Bikie laws sicken civil liberties

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Customised motorcycle with flame design

There is something unhealthy in the legislative air. In Queensland, a renewed effort has commenced against the bikie gangs that have plagued the law and order landscape of several states. Victoria and NSW are making murmurings that they might follow suit.

Last week, the Queensland parliament passed three bills that would effectively classify 26 bikie gangs as 'criminal organisations'. The implications of this designation are extensive and extend beyond the sunshine state. 'Bikie' members are prohibited from assembling. They will be a provision of a special 'bikie jail' termed colloquially a 'clubhouse' for convicted members. The terms of incarceration may also be mandatory; and there will be job bans. Special treatment will be meted out.

The Queensland Police Minister Jack Dempsey explained his rationale before parliament, citing that customary hearth and home image of security and protection. 'People need to know when they go to bed at night and the darkness of the evening comes over, that they can sleep safely in their beds.'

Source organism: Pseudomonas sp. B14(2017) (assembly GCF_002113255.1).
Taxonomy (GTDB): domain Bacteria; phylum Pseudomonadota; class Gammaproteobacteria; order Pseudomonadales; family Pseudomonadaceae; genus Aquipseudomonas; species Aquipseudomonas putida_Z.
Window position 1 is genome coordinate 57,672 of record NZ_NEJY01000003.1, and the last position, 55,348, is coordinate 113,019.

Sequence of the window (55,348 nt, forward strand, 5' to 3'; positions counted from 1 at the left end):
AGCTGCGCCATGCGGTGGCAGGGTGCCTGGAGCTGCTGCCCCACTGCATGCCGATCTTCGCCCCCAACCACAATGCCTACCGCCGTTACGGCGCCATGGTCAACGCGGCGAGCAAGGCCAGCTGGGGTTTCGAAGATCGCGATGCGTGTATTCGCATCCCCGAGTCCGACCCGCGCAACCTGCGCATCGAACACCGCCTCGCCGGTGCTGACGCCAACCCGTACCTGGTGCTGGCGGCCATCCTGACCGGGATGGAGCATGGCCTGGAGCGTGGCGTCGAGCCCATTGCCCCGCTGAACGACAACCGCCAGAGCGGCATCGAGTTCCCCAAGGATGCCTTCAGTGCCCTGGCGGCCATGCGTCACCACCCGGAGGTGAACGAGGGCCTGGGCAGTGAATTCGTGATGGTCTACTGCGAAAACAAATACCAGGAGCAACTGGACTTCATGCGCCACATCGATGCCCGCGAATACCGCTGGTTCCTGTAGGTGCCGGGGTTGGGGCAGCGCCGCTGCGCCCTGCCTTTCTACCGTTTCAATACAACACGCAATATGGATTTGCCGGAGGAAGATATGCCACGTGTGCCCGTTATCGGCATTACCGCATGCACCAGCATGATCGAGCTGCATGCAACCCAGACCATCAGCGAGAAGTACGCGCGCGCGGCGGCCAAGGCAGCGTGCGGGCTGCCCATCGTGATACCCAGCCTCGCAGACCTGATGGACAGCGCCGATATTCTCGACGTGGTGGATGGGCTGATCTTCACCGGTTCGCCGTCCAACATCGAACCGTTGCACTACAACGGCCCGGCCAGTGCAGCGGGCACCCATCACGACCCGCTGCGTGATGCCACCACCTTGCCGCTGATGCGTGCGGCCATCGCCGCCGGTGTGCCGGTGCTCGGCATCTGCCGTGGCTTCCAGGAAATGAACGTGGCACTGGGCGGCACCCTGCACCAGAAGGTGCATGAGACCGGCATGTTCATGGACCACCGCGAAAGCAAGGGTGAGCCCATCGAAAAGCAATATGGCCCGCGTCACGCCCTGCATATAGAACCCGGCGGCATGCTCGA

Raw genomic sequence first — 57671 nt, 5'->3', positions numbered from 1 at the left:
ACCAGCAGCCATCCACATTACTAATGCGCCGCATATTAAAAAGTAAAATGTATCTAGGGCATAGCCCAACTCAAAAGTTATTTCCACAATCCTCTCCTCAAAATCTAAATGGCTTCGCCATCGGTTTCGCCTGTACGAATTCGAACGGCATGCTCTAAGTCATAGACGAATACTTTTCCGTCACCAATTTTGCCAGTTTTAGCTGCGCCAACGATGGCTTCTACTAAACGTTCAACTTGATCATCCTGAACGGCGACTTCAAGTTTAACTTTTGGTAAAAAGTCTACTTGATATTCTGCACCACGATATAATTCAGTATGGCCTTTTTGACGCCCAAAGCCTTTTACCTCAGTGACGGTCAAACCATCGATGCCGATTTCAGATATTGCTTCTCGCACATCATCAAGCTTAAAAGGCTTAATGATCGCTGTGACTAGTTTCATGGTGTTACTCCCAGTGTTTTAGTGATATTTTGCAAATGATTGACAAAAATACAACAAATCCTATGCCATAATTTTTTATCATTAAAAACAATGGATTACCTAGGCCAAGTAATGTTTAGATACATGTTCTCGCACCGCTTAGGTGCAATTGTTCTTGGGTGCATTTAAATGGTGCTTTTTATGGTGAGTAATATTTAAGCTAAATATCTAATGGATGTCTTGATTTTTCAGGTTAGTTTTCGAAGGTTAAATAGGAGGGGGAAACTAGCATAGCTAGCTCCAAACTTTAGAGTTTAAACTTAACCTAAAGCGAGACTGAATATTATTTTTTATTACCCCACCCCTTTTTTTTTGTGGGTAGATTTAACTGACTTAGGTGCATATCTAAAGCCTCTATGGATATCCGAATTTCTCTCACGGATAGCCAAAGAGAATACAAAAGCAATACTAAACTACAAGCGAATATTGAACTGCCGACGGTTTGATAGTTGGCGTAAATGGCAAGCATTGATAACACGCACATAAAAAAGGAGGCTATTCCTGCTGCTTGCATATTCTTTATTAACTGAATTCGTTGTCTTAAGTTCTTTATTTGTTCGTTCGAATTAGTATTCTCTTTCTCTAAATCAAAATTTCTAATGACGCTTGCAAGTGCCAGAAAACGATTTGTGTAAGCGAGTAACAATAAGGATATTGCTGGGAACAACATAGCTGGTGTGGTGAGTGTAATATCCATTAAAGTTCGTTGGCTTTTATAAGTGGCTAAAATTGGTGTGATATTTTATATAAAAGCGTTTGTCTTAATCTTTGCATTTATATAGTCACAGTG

The flipside of such protective romanticism is that of arbitrariness. This was reflected in the views of Queensland Premier Campbell Newman who said, 'Frankly I don't care how these people go to jail.' Premature adjudication is a dangerous tendency in any process, but notably in one where legal fairness is considered the norm.

Political commentator Malcolm Farr, himself a bike enthusiast, termed such measures and rationales 'utter tosh'. It was a 'bogeyman story' to tell the frightened kids. It was irrational. And more to the point, such laws were dangerous to everyone. Farr is careful not to excuse bad behaviour on the part of the gangs. They are, for much of their part, 'frauds', 'thugs' and 'grubs'.

The medicine, however, is bound to kill that frail patient known as civil liberties. How to sort the wheat from the chaff in policing a special group of law- or non-law-abiding citizens? In Farr's words, 'these laws will be applied to others who wouldn't know a bikie from a brickie'.

What is being touted here is a police state response, rather than a measured, legal program. Broad brush strokes in legal responses tend to be disastrous. Selective punishment of groups, assaults on the assembly of individuals, and selective prisons are not expressions of sober policing but marauding heavy-handedness. In 2009, Moira Rayner, in a survey of the NSW government's attempt to rush through extreme bikie laws, noted that it was 'never a good idea to make law on the run'.